Issuu on Google+

International Journal of Electrical and Ele ctronics Engineering Research (IJEEER) ISSN(P): 2250-155X; ISSN(E): 2278-943X Vol. 4, Issue 2, Apr 2014, 277-282 Š TJPRC Pvt. Ltd.

DESIGN AND SIMULATION OF HIGH PERFORMANCE SENSE AMPLIFIER FOR LOW POWER SRAM R. A. B URANGE & G. H. AGRAWAL Depart ment of Electronics Engineering, K.D.K. College of Eng ineering, Nagpur, Maharashtra, India

ABSTRACT A high performance sense amplifier circuit is used to construct SRAM. The research work aims at using mult iple techniques for power optimization of SRAM cell or co mp lete SRAM chip. Through this paper, we p ropose a systematic approach for enhancing the performance of SRAM cell by using sense amplifier circuit. The transistor stage number of the proposed design from VDD to GND is reduced for fast low voltage operation. Thus the proposed sense amplifier wh ich is implemented in 180n m CMOS process can work at 100MHz with voltage as low as 1.2V. The improvement of sensing delay is reduced by 16% for various output loading. As the sense amplifier works at 1.2V, the simulations show that this design has 59% power imp rovement over the conventional sense amplifier.

KEYWORDS: SRAM Cell, Po wer Dissipation, Sense Amplifier INTRODUCTION The Static Random Access Memory (SRAM) is a very popular applicat ion of VLSI. Generally speaking, a SRAM array includes the following parts: input buffer, row decoder, colu mn decoder, sense amplifier, memory cell and output buffer [1]. The reading access time of SRAM is an important performance parameter. Furthermore, the sense amplifier usually lies in the speed bottleneck of SRAM access time. Sensing and amp lifying the data signal which transmits through memo ry cell to bit lin e are the most important function for a sense amp lifier. However, to sense the data correct and fast becomes more and more difficult when the working voltage scales down with the gate o xide thickness. Because the bit lines are always loaded by a large numb er of memory cells, the loading of bit lines are usually pretty large. Thus, the signal swing distributed on bit line will be an inverse ratio to the loading of bit line (about 50mV~200mV). So the sensing delay becomes one of the bottlenecks of memo ry read ing access time. With the decrease of working voltage, the input signal swing of sense amplifier is becoming smaller. This result leads to a challenge for sense amplifier to work at a lower working voltage. In Figure 1(a), it is a full-co mplementary positive-feedback sense amplifier [2], [3]. This circuit is a very common and simple sense amplifier in DRAM applications. It can sense and amplify the signal on bit line direct ly. So that, when DRAM cell is charged or discharged by the voltage difference between precharge voltage and cell voltage, this sense amp lifier can write the original data value back to DRAM cell wh ich has been selected. But in SRAM applications, this design becomes less useful because SRAM cells don’t need to write back data when sens ing data. And the loading of bit lines is so large that it will cause longer sensing delay and larger power dissipation. Thus, this design is not often used in SRAM applicat ions. However, another SA design which is shown in Fig ure 1(b) [4], [5] has a better performance than previous SA in Figure 1(a). The SA has two decouple transistors between their bit lines and output nodes. The two decouple transistors isolate the loading of output nodes because the bit line loading is decoupled from output nodes and a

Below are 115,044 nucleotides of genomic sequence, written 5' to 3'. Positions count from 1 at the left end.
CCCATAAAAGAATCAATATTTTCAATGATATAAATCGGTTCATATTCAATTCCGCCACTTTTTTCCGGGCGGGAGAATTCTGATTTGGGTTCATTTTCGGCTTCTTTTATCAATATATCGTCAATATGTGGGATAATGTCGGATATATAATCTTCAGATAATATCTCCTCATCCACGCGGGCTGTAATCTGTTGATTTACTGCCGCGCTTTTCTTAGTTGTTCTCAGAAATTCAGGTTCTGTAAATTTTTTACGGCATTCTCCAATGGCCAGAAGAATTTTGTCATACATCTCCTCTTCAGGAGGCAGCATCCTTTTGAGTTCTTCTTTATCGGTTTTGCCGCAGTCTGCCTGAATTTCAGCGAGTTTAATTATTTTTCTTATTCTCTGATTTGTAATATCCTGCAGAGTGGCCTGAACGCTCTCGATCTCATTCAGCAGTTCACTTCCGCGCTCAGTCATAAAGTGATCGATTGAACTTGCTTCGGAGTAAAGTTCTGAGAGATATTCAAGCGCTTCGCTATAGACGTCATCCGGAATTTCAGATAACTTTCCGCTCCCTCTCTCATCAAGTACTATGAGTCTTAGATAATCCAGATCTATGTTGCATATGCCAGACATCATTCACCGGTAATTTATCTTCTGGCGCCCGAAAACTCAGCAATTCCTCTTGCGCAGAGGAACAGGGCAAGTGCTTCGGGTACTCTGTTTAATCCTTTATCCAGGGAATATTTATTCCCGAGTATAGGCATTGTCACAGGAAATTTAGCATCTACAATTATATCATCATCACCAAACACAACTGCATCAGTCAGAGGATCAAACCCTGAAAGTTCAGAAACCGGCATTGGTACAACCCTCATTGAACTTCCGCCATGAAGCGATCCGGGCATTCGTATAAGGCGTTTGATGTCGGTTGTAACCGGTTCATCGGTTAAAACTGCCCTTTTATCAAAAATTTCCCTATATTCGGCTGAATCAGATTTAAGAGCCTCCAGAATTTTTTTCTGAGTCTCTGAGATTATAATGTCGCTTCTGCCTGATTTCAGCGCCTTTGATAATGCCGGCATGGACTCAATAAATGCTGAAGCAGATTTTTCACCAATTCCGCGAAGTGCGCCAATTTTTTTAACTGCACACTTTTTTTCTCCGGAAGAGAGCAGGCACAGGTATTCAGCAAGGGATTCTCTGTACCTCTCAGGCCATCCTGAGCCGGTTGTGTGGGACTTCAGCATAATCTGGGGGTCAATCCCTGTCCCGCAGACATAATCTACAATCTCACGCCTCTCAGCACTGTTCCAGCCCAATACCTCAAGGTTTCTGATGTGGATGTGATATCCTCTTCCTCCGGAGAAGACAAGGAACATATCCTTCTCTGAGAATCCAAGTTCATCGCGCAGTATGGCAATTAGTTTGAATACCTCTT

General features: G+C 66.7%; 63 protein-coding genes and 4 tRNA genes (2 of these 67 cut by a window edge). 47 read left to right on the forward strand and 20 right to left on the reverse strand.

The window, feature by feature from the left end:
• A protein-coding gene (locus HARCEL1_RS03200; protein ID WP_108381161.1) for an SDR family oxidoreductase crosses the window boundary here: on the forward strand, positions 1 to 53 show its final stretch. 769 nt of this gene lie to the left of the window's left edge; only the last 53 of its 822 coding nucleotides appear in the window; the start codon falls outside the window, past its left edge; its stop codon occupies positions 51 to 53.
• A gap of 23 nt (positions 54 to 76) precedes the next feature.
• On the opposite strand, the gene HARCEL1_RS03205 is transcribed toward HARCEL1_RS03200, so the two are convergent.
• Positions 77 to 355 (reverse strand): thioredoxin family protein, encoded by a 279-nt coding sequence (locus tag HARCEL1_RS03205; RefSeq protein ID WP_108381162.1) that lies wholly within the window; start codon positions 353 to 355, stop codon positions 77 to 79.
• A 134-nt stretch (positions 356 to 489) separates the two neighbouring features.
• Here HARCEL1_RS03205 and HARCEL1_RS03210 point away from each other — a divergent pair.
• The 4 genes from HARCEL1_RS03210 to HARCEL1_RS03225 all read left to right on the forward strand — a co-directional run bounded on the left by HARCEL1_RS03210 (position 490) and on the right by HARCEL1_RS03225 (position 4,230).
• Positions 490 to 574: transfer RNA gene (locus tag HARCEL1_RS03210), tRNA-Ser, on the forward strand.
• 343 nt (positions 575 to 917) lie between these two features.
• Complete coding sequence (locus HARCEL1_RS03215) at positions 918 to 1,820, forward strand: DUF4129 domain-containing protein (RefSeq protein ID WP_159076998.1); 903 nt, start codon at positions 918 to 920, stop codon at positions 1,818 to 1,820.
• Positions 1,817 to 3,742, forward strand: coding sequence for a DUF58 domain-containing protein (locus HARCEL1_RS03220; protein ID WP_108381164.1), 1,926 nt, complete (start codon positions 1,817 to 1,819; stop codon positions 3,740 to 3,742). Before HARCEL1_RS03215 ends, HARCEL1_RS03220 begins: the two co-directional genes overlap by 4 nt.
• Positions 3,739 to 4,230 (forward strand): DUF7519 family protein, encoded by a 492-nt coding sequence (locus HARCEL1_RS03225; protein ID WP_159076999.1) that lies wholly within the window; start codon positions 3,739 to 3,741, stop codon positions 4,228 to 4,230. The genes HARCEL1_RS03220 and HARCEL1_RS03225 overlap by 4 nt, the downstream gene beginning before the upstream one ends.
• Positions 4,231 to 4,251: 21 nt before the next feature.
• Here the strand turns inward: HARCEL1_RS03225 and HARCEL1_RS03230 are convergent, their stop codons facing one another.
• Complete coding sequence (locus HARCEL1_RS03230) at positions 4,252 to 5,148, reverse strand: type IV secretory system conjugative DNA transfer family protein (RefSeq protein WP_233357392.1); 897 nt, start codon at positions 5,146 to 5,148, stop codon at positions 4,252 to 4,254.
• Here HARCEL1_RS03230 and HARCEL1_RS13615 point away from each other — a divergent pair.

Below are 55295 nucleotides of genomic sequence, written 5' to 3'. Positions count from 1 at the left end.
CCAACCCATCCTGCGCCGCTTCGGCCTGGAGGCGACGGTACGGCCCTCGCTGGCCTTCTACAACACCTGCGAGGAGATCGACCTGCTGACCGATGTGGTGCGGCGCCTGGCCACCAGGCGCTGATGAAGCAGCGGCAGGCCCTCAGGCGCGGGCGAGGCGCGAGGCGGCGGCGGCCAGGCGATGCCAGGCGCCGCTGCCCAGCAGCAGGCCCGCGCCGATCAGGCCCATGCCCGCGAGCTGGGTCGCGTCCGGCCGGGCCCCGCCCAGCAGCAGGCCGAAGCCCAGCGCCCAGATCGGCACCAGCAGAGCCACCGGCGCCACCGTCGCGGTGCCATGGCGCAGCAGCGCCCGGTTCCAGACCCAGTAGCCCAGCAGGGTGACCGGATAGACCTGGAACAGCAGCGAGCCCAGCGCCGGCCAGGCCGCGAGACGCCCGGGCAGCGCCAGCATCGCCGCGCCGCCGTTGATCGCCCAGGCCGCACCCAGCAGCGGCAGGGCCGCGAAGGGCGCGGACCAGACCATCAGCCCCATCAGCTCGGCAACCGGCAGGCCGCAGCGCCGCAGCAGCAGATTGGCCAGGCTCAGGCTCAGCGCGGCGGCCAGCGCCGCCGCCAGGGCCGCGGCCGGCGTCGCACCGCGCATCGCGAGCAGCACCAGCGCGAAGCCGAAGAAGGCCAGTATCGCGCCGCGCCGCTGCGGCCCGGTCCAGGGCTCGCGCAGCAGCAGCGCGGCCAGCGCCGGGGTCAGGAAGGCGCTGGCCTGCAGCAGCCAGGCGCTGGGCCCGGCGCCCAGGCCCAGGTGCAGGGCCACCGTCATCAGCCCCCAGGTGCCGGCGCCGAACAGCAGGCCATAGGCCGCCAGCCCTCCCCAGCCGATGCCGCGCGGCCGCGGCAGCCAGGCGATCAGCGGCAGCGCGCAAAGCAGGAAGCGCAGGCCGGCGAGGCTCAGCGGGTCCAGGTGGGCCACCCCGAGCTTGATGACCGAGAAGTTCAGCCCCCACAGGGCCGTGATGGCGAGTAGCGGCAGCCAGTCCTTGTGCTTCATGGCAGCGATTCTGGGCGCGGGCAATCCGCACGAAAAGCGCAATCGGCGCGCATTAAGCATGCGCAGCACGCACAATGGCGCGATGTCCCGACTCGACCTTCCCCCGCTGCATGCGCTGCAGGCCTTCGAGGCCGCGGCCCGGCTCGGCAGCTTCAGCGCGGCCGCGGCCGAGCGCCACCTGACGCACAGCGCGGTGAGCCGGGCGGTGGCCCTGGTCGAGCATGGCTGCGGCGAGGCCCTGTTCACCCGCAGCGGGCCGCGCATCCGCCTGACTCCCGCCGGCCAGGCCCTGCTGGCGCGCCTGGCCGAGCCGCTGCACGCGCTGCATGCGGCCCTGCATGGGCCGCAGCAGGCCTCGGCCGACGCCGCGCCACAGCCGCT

R. A. Burange & G. H. Agrawal

lot of improvement has been made in the sensing delay. However, there still exists a current flow, which is caused from the voltage difference between bit lines to output nodes, from bit lines to output nodes when the sensing signal SE is at log ic 1. This current flo w makes additional and unexpected power dissipation when sense amplifier senses data signal fro m bit line. So if we want to save sensing power, we have better to isolate the output node from input node (bit line). The following SA design is one kind of SA which input nodes and output nodes are isolated.



Figure 1: Conventional SA (a) Full-Complementary Positive -Feedback SA Circuit (b) Positi ve -Feedback SA Circuit with Decouple Device Current Latched Sense Amplifier The Current Latched Sense Amplifier (CLSA) [6], [7] is shown in Figure 2. The bit line signal difference affects on the gate voltage of transistors MN1 and MN2, and the drains of transistors MP1, M N5, M P2 and MN4 are output nodes.

Figure 2: Current Latched Sense Amplifier There is no current flo w fro m bit lines to output nodes. When sensing signal SE is at logic 0 (GND), the output node is isolated to GND, and the precharge transistors MP3, MP4 charge output nodes to VDD. Because the output nodes O and Ob are precharged to VDD, the transistors MP1, MP2 are at cut -off region and MN4, MN5 are at saturation region. When the sensing signal SE changes to logic 1 (VDD), M N3 is turned on and the node S is pulled down to GND level.

Impact Factor (JCC): 5.9638

Index Copernicus Value (ICV): 3.0

De sign and Simulation of High Performance Sense Amplifier for Low Power SRAM